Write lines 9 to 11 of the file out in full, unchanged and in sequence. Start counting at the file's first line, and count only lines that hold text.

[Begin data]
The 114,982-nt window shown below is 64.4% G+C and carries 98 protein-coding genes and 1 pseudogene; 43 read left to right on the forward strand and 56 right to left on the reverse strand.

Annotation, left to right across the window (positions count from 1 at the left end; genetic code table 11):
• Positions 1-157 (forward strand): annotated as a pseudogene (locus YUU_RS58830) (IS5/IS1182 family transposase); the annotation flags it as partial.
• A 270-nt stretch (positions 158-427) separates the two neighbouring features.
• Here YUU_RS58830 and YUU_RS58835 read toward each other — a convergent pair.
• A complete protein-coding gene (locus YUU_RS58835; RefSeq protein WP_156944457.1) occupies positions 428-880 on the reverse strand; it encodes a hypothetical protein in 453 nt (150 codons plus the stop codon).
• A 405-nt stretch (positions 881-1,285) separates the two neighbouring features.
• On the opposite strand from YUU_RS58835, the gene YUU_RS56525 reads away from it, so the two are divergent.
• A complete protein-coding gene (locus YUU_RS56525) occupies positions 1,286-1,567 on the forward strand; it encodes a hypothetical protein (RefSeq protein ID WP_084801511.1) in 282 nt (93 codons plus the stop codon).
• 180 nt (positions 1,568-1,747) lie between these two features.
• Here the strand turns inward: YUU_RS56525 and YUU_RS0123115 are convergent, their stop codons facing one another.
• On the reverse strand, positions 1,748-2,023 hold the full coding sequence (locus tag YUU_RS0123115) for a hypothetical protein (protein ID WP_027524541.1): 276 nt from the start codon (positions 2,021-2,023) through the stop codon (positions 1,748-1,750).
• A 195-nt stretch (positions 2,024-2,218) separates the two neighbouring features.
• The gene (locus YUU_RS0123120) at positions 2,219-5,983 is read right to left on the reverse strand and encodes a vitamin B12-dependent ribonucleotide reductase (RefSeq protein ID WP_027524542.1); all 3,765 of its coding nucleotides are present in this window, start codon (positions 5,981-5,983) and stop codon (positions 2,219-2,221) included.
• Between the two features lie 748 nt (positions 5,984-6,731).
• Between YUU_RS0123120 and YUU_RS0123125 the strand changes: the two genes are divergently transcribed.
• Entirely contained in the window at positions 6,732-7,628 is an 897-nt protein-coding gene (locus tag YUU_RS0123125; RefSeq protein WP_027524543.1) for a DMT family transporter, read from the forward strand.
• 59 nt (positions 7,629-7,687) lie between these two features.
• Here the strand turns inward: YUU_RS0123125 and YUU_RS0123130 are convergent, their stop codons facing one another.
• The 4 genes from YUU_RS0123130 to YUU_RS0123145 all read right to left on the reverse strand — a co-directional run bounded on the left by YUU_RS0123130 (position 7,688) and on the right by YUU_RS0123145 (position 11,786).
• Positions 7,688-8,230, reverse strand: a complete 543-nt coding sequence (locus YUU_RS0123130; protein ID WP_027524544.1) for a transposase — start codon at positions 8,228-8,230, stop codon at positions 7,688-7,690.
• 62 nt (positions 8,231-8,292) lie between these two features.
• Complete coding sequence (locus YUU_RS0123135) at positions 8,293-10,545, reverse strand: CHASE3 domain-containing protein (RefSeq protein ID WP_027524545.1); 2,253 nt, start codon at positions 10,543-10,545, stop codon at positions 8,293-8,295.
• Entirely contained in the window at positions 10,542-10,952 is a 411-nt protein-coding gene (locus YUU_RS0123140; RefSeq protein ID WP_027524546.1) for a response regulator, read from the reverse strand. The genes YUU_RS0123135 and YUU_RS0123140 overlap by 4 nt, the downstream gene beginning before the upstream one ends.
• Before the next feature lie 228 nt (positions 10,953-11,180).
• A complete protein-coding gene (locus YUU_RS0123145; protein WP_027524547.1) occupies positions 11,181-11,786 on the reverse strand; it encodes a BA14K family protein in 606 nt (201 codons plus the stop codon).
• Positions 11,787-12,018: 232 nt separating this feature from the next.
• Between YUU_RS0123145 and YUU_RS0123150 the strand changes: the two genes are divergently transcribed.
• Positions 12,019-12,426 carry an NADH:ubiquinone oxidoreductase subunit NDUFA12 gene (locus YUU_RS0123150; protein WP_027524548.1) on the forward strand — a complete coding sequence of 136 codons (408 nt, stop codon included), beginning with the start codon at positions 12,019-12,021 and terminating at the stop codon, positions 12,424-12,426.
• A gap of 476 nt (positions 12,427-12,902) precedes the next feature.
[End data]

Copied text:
• A complete protein-coding gene (locus YUU_RS56525) occupies positions 1,286-1,567 on the forward strand; it encodes a hypothetical protein (RefSeq protein ID WP_084801511.1) in 282 nt (93 codons plus the stop codon).
• 180 nt (positions 1,568-1,747) lie between these two features.
• Here the strand turns inward: YUU_RS56525 and YUU_RS0123115 are convergent, their stop codons facing one another.